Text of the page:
Ceramic art pieces in the Art is ….Distortion of Reality exhibit

Photos and reporting by Robert Kokenyesi, Ceramic Artist, Beachfront Pottery, Godfrey, IL, 62035, USA.  If you enjoyed this post, then like the post, and also like my Facebook page.      There is additional information about Beachfront Pottery on my web site.

The Venue

The “Art is… Distortion of Reality” multimedia exhibit took place from October 2 through November 2, 2019 in the Jacoby Art Center in Alton, Illinois.


The entrance to the Jacoby Art Center.





The Call for Entry

Artists who shatter our perceptions are innovators. Oftentimes, their works immediately grab you, making you believe – if only for a second – that such scenes could actually exist. Jacoby Arts Center wants to challenge patrons with their perception of reality. Our “Art is . . . distortion” Exhibition is an all-media show seeking to present distortion of reality. We are asking artists to show your creative vision and allow us to see your distorted reality.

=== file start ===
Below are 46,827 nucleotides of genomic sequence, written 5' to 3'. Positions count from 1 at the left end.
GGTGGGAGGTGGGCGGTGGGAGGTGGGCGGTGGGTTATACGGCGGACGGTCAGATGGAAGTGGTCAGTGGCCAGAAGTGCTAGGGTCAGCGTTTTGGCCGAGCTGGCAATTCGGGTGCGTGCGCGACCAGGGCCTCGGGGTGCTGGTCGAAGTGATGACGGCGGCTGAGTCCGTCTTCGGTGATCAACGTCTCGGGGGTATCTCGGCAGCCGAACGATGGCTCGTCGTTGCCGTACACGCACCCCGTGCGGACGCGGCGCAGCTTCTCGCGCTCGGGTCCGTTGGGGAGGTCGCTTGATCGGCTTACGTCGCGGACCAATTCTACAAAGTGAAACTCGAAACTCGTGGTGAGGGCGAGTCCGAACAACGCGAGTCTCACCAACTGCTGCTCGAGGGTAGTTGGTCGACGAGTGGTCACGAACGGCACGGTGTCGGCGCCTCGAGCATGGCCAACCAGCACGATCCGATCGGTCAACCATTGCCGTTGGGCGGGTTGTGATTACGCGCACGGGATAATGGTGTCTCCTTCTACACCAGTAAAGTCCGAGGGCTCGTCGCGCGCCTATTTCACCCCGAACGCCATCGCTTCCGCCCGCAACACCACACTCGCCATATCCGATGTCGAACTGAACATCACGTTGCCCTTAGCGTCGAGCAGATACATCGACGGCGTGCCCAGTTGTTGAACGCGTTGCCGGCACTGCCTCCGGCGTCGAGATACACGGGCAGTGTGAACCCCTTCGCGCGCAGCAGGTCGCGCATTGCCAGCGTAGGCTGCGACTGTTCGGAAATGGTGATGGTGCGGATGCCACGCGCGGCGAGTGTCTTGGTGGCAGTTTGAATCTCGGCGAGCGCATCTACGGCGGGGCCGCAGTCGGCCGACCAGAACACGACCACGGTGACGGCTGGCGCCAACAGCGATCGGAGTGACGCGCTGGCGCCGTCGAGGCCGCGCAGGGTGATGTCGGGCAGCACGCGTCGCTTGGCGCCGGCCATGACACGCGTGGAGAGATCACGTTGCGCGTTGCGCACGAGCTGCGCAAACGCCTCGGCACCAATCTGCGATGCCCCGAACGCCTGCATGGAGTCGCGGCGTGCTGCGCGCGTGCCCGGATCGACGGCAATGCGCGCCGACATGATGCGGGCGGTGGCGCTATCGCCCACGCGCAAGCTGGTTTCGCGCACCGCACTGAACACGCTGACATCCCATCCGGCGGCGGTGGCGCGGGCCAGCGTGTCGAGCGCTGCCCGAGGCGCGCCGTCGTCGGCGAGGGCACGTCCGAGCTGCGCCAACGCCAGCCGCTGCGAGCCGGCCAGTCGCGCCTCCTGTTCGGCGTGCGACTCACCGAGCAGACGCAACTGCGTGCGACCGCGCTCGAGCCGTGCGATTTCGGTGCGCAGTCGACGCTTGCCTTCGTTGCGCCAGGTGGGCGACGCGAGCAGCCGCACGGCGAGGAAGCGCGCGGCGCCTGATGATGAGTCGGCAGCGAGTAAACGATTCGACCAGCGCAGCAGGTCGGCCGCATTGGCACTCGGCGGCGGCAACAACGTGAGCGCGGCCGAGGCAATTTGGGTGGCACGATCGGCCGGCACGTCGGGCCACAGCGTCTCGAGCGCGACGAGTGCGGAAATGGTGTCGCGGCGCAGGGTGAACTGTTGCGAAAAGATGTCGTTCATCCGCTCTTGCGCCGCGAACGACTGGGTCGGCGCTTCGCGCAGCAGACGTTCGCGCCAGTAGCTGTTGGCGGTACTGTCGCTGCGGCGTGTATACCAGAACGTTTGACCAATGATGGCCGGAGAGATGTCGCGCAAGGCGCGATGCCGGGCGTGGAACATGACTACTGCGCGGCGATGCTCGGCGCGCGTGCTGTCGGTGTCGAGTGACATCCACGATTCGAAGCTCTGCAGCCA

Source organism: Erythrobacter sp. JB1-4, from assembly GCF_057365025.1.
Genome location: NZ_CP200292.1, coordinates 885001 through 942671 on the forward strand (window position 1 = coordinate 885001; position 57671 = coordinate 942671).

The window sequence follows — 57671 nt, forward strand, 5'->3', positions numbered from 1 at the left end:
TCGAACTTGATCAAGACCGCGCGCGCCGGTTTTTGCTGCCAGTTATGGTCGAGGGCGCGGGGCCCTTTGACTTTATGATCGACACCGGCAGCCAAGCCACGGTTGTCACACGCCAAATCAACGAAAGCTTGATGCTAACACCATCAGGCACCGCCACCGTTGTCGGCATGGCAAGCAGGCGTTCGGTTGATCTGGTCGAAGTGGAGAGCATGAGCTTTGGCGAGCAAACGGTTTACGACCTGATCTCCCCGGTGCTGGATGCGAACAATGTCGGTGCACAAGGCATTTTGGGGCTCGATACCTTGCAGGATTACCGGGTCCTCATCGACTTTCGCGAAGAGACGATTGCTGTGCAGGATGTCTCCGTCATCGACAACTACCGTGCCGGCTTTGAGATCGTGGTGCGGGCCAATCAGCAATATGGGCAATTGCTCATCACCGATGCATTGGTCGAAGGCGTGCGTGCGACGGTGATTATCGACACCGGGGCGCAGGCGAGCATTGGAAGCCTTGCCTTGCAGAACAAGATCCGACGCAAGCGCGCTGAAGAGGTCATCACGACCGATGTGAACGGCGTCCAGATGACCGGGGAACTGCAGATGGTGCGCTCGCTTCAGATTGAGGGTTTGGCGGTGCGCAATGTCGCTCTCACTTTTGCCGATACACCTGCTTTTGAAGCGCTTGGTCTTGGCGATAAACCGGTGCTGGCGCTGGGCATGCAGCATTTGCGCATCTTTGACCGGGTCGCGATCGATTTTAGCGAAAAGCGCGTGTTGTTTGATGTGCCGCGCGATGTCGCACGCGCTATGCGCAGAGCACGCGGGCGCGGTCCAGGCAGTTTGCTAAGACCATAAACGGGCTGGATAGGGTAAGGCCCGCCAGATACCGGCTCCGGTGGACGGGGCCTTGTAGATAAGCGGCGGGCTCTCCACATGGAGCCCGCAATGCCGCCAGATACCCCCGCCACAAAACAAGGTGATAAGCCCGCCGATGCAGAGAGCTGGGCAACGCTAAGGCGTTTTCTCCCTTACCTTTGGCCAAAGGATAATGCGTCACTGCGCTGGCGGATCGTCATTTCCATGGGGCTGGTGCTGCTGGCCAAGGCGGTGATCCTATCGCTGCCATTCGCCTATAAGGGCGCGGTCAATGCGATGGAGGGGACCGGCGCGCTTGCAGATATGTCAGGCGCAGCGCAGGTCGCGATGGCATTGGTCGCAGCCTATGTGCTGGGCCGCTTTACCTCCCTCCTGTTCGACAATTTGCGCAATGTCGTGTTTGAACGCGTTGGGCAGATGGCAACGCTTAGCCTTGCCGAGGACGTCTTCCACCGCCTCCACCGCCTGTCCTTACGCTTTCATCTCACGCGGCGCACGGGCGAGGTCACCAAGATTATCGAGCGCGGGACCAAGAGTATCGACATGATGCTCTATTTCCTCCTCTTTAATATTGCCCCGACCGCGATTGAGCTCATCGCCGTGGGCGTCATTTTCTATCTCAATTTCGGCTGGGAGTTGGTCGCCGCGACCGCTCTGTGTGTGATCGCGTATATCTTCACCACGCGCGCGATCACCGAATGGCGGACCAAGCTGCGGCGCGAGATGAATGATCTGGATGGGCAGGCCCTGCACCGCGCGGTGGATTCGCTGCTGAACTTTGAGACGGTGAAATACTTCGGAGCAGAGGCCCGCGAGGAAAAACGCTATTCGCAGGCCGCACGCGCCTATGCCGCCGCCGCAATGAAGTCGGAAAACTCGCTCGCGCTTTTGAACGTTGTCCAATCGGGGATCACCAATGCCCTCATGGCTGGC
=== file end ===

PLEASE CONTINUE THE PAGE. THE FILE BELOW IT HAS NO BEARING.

The Ceramic Art Pieces

Personage 1″ by Snail Scott, Edwardsville, IL

On her Facebook profile she states:  “I’m a sculptor working in clay, bronze, steel, and whatever else is required by the work. My studio occupies a converted barn near my underground house, and I presently teach at the University of Missouri-St. Louis.”  On her web site she mentions that she lives with a heard of cats, so this is probably one of those cats.







“Shark Attack II” by Robert Kokenyesi, Godfrey, IL


Almost a decade-old piece with glass ocean covering the emerging shark made up by a random pile of clay ribbons.  The clay ribbons are glazed in a brownish hue, and I was surprised that when I saw the real great white sharks attack, they had a brownish-grey color from above the surface.





“Out of the Deep II” by Robert Kokenyesi, Godfrey, IL


This was the last exhibit for this piece.  One of my church friends commented on it that she liked it so much when she saw it in the exhibit.  So, I gave it to her, and, I trust, it will be residing in a good home.






“Yamata no Orochi” by Robert Kokenyesi


The ancient Japanese water dragon legend breathed again.  Every time I look at this piece I’m reminded that, even against nearly insurmountable odds, experimental results can show amazing results.  The flow of the purplish glass was totally unexpected, and hugely inspirational to continue  experimenting with glass on ceramics.   This powerful topic is so open to further exploration.







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